Yarimar Bonilla

Yarimar Bonilla is Associate Professor in the Department of Latino and Caribbean Studies and the Department of Anthropology. Blurring the lines between political and historical anthropology, she teaches and writes about political imaginaries, colonial legacies, and the politics of history in the Atlantic World. Her first book, Non-Sovereign Futures, examines the political possibilities that emerge in the wake of disenchantment with postcolonial sovereignty, through an ethnographic study of labor activism in the French Caribbean island of Guadeloupe. She is currently at work on an ethnographic study of the Puerto Rican pro-statehood movement, tentatively titled The Unthinkable State, which seeks to interrogate how and why annexationism is being re-imagined as a form of anti-colonial politics.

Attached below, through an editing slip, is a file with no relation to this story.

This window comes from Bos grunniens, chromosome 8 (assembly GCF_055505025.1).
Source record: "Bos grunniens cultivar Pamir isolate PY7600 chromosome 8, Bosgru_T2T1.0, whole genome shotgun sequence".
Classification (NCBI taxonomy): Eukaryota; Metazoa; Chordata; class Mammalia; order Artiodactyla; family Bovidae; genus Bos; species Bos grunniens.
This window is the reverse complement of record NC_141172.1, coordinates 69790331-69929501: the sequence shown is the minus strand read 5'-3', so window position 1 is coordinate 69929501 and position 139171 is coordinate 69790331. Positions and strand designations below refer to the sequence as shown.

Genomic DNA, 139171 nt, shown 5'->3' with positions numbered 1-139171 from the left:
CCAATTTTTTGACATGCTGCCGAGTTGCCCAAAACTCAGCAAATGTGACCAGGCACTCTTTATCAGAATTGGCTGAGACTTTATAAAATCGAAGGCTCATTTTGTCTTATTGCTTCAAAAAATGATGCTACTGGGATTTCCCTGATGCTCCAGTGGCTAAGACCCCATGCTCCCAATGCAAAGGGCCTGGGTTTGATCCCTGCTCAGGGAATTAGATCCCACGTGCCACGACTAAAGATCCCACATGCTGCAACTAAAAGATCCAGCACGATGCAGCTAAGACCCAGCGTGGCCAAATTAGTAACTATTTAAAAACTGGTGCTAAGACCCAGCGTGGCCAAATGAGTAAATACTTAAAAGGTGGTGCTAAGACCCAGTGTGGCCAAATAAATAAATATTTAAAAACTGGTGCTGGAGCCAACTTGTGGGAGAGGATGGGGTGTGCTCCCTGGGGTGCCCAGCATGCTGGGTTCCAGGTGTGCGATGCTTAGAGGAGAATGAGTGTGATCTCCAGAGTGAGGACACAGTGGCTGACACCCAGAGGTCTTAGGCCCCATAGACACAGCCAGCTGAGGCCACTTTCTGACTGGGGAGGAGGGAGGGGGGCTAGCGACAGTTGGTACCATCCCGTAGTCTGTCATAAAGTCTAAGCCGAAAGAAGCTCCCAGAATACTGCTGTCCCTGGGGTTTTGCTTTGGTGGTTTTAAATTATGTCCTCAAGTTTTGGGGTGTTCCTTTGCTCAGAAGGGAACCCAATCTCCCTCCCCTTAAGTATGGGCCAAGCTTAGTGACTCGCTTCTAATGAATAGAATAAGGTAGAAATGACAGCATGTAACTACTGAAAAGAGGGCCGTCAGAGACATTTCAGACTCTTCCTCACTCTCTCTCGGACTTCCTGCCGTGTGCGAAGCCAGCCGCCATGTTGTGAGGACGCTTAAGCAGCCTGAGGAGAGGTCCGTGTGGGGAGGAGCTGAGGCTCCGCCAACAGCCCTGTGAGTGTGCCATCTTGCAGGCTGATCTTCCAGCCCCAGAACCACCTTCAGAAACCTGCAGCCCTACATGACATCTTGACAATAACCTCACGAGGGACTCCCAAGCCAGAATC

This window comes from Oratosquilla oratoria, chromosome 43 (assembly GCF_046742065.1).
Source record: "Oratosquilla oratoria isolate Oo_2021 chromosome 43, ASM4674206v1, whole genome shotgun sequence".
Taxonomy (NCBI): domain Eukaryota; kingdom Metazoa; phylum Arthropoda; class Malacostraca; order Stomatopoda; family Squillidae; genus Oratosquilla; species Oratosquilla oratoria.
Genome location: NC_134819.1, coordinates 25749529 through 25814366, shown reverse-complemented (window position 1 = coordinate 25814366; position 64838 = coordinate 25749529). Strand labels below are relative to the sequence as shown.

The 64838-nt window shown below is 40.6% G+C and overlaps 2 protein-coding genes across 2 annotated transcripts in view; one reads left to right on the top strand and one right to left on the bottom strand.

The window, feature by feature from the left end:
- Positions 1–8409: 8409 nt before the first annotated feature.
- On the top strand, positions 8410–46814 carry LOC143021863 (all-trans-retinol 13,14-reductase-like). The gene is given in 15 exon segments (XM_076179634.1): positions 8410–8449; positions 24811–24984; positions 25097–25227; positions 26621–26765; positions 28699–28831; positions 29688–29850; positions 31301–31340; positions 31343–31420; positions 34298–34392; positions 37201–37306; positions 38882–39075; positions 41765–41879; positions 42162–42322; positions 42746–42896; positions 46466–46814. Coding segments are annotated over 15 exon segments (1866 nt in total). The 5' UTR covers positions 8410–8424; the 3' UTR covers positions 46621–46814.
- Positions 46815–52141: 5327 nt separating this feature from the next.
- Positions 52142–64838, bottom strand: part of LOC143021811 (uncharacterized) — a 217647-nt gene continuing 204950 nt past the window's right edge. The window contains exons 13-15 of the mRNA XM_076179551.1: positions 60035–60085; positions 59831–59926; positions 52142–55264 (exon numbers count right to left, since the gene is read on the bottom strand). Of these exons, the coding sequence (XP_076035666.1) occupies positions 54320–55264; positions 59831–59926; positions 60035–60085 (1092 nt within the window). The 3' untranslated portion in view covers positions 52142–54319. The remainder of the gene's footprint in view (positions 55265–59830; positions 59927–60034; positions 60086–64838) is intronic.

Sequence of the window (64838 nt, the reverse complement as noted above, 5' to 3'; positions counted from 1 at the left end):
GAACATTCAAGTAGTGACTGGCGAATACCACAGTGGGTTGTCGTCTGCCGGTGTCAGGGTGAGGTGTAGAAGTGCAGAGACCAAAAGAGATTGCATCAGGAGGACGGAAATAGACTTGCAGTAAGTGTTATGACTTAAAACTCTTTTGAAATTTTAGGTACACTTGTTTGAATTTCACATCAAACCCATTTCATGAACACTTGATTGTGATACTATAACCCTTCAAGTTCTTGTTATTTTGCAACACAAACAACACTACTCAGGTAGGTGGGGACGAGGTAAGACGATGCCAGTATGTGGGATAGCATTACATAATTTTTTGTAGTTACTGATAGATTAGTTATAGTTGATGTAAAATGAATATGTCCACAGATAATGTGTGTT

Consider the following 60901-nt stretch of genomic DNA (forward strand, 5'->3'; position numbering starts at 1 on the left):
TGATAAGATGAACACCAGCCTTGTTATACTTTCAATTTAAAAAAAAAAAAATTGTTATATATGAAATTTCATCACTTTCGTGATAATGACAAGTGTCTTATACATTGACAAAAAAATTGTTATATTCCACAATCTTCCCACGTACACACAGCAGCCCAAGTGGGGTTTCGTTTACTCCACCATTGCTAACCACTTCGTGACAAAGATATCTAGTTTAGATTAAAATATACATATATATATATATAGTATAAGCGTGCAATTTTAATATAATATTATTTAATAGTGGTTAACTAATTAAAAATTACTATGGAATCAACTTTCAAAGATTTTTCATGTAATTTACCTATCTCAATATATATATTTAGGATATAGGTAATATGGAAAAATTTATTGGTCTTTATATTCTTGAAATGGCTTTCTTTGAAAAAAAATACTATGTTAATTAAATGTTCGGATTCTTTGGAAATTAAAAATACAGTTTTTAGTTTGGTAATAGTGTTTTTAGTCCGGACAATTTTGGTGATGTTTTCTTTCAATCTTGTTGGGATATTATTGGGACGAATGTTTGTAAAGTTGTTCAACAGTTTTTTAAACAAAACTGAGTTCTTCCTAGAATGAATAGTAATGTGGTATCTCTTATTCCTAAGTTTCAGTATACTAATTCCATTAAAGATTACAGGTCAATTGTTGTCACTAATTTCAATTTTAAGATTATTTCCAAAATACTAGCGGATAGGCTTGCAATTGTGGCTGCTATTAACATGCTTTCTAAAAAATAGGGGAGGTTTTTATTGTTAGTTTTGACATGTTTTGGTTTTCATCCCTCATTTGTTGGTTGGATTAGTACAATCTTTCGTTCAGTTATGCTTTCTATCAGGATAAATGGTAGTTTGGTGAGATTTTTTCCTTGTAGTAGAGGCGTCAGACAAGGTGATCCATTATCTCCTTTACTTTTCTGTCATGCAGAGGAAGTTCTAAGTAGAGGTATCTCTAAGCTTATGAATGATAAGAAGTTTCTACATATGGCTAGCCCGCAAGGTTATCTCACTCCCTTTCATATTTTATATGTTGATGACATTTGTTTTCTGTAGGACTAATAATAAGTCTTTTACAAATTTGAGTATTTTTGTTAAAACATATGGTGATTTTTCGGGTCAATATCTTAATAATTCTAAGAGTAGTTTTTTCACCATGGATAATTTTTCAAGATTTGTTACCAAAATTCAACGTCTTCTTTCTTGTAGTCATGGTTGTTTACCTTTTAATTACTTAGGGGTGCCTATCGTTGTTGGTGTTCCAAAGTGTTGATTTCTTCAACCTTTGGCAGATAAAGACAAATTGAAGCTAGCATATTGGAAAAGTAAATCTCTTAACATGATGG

In addition, Professor Bonilla has a strong interest in the role of digital technologies within both social movements and academic practices. She is currently working on several projects regarding the use of digital technologies among both African-American and Caribbean activists, and is also in the process of developing a multi-media political atlas of the Caribbean entitled, Visualizing Sovereignty.

Professor Bonilla has been the recipient of multiple grants and awards from the National Science Foundation, the Wenner Gren Foundation, the Chateaubriand Fellowship Program, the Schomburg Center for Research in Black Culture, and the Carter G. Woodson Institute for Afro-American and African Studies. She currently serves on the Executive Board of the Society for Cultural Anthropology, on the editorial committee for Small Axe: A Caribbean Platform for Criticism, and the editorial board of the Journal of Latin American and Caribbean Anthropology.